The use of smartphones enhances self-reporting of weather incidents, school attendance, illness, and other aspects of daily life in rural areas, a team of researchers has found. Its pilot study indicates that such technologies have the potential to transform data collection in these regions, providing near-real-time windows into the development of markets, the spread of diseases, and the diffusion of ideas and innovations.
"Our research shows that we can deploy this technology to change the way we engage with rural communities, which can yield data that will improve management of government programs and enhance information available to policy makers," explains Andrew Reid Bell, an assistant professor in New York University's Department of Environmental Studies and one of the paper's co-authors.
The study examined a rural area in Bangladesh, where residents of the country's Rangpur district reported on an array of aspects of their daily lives--e.g., water and food consumption, earnings, extreme weather incidents, such as droughts or flooding, and illness.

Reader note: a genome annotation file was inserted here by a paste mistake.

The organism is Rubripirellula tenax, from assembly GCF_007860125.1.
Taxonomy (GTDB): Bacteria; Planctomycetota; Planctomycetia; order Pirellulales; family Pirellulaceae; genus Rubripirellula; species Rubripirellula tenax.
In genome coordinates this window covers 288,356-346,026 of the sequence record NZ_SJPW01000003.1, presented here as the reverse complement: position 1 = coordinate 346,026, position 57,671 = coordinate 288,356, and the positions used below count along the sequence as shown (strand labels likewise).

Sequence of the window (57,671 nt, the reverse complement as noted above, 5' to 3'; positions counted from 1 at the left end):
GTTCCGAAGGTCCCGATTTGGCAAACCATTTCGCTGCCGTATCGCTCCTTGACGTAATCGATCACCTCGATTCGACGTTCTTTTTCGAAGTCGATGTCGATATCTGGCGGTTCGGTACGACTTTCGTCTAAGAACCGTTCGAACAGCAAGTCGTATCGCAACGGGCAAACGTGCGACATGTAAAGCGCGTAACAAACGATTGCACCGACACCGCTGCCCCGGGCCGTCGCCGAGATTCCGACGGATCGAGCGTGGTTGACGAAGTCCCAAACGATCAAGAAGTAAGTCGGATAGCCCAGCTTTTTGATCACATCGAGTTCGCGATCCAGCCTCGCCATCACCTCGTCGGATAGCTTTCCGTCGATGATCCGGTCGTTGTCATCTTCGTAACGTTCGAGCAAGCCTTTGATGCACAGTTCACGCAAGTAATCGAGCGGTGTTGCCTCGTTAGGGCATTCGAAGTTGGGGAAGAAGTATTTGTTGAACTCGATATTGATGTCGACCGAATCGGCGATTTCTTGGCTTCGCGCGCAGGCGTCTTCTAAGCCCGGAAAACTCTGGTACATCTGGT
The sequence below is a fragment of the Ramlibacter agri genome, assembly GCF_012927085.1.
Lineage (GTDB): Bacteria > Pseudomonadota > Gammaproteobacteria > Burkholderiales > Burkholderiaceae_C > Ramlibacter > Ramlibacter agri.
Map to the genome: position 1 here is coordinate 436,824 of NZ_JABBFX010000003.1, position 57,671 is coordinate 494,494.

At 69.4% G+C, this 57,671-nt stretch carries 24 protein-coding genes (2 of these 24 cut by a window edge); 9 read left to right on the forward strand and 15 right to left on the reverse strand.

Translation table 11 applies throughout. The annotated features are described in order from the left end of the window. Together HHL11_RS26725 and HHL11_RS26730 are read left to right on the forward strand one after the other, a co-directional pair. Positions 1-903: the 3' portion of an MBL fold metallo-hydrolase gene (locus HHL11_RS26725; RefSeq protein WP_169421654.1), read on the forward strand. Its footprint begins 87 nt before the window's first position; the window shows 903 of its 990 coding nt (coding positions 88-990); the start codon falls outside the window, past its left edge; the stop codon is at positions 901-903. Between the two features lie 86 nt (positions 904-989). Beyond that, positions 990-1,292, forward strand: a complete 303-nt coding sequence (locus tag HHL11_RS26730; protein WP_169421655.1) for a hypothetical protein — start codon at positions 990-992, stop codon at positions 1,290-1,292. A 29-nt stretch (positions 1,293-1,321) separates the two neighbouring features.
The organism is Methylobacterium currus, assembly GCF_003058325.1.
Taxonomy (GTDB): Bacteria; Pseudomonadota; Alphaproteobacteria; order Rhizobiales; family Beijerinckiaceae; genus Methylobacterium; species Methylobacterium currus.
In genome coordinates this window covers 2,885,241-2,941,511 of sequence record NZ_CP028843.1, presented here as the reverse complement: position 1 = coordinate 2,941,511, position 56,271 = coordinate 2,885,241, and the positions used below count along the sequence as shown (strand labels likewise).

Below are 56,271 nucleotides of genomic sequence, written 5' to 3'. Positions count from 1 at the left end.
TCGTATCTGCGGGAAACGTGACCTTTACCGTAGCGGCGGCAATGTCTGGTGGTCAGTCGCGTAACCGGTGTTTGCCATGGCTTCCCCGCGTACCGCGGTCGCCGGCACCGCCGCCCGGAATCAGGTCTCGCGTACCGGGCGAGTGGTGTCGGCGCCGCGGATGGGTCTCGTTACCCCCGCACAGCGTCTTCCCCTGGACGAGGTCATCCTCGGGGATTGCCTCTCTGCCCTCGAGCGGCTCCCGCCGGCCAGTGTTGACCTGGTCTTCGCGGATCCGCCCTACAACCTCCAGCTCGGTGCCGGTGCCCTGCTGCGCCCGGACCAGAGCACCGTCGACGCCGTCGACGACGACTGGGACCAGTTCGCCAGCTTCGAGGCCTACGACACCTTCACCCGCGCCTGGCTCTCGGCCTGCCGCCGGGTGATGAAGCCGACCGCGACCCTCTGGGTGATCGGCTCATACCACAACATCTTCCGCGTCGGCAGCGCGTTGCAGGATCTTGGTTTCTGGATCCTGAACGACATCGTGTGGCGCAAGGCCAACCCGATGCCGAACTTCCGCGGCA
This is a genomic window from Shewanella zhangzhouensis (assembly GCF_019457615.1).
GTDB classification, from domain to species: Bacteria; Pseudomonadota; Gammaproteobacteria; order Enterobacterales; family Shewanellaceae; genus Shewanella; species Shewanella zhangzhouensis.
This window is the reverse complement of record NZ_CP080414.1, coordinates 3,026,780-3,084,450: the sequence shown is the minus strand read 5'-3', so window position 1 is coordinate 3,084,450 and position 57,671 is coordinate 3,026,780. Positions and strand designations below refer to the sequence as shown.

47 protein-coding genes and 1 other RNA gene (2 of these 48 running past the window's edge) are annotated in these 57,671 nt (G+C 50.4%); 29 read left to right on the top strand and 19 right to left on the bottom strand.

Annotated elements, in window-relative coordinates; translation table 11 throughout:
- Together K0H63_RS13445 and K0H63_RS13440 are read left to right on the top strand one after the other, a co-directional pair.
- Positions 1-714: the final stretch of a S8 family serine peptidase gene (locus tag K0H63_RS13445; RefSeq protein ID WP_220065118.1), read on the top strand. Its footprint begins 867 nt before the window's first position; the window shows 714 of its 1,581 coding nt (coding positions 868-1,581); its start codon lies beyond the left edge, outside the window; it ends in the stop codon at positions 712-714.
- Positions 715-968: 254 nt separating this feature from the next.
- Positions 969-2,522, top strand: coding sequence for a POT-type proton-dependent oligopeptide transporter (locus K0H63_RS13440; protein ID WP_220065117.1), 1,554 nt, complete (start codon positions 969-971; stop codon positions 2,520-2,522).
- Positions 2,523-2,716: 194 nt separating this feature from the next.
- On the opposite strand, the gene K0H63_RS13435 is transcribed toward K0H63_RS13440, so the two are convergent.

In an effort to find methods that bolster self-reporting of these occurrences--data that are invaluable to policy makers and planners--the team equipped participants with Android smartphones.
Participants in the sample, nearly 500 residents across 40 villages, responded to short survey tasks - asking about recent income, school absence, or spending on clothes. The experiment included different versions of each task, so that some participants received it only once per month or season, while others were asked much more regularly--not unlike the way teens text their friends. While participants all used smartphones for their responses, the "low frequency" tasks were much more similar to traditional surveys, which are often separated by long periods and task people with recalling long histories of experience.
Their results showed significant differences in the nature of the responses. Those who were "continually engaged" in a task were more likely to be inclusive in their reporting, offer more detailed accounts of intra-seasonal variability, and convey earlier signals of events, notably of illness.
"These results make clear that traditional approaches to surveying may miss patterns of variation across the year, or smaller events that lose significance to the respondent over time," observes co-author Mary Killilea, an associate clinical professor in NYU's departments of Environmental Studies and Biology.